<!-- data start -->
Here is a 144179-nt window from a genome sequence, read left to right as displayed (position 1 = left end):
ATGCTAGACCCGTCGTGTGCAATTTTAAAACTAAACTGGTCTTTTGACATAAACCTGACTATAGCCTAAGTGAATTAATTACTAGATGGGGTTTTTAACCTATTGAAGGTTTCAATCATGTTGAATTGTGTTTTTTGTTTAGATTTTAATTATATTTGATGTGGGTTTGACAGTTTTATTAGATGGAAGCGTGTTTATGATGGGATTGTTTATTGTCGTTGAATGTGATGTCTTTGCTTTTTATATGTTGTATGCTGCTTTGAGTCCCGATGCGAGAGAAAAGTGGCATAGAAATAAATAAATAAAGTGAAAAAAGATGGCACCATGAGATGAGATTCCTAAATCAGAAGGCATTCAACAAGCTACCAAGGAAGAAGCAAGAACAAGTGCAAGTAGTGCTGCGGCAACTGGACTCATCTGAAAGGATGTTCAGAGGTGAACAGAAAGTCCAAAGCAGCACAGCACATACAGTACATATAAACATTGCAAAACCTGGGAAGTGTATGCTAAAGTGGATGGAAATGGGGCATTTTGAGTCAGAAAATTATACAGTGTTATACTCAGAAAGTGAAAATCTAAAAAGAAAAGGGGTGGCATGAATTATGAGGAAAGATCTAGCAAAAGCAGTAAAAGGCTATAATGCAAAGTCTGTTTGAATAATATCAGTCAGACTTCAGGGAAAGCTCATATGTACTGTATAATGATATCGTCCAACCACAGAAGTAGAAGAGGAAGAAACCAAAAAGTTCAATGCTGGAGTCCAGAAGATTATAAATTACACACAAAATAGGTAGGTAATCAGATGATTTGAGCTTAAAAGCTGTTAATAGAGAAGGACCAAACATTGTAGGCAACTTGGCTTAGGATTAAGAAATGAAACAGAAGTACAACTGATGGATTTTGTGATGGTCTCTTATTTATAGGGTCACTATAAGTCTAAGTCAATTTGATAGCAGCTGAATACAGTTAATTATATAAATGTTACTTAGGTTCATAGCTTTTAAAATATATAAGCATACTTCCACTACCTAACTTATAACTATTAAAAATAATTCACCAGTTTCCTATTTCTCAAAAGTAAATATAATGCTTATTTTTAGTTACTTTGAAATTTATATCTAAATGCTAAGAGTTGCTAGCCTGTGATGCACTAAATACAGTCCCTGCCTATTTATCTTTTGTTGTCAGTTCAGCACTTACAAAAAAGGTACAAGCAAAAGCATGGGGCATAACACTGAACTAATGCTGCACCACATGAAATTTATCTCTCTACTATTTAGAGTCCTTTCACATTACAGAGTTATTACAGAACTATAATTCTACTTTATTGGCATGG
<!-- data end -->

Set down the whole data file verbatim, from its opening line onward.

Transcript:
Here is a 144179-nt window from a genome sequence, read left to right as displayed (position 1 = left end):
ATGCTAGACCCGTCGTGTGCAATTTTAAAACTAAACTGGTCTTTTGACATAAACCTGACTATAGCCTAAGTGAATTAATTACTAGATGGGGTTTTTAACCTATTGAAGGTTTCAATCATGTTGAATTGTGTTTTTTGTTTAGATTTTAATTATATTTGATGTGGGTTTGACAGTTTTATTAGATGGAAGCGTGTTTATGATGGGATTGTTTATTGTCGTTGAATGTGATGTCTTTGCTTTTTATATGTTGTATGCTGCTTTGAGTCCCGATGCGAGAGAAAAGTGGCATAGAAATAAATAAATAAAGTGAAAAAAGATGGCACCATGAGATGAGATTCCTAAATCAGAAGGCATTCAACAAGCTACCAAGGAAGAAGCAAGAACAAGTGCAAGTAGTGCTGCGGCAACTGGACTCATCTGAAAGGATGTTCAGAGGTGAACAGAAAGTCCAAAGCAGCACAGCACATACAGTACATATAAACATTGCAAAACCTGGGAAGTGTATGCTAAAGTGGATGGAAATGGGGCATTTTGAGTCAGAAAATTATACAGTGTTATACTCAGAAAGTGAAAATCTAAAAAGAAAAGGGGTGGCATGAATTATGAGGAAAGATCTAGCAAAAGCAGTAAAAGGCTATAATGCAAAGTCTGTTTGAATAATATCAGTCAGACTTCAGGGAAAGCTCATATGTACTGTATAATGATATCGTCCAACCACAGAAGTAGAAGAGGAAGAAACCAAAAAGTTCAATGCTGGAGTCCAGAAGATTATAAATTACACACAAAATAGGTAGGTAATCAGATGATTTGAGCTTAAAAGCTGTTAATAGAGAAGGACCAAACATTGTAGGCAACTTGGCTTAGGATTAAGAAATGAAACAGAAGTACAACTGATGGATTTTGTGATGGTCTCTTATTTATAGGGTCACTATAAGTCTAAGTCAATTTGATAGCAGCTGAATACAGTTAATTATATAAATGTTACTTAGGTTCATAGCTTTTAAAATATATAAGCATACTTCCACTACCTAACTTATAACTATTAAAAATAATTCACCAGTTTCCTATTTCTCAAAAGTAAATATAATGCTTATTTTTAGTTACTTTGAAATTTATATCTAAATGCTAAGAGTTGCTAGCCTGTGATGCACTAAATACAGTCCCTGCCTATTTATCTTTTGTTGTCAGTTCAGCACTTACAAAAAAGGTACAAGCAAAAGCATGGGGCATAACACTGAACTAATGCTGCACCACATGAAATTTATCTCTCTACTATTTAGAGTCCTTTCACATTACAGAGTTATTACAGAACTATAATTCTACTTTATTGGCATGG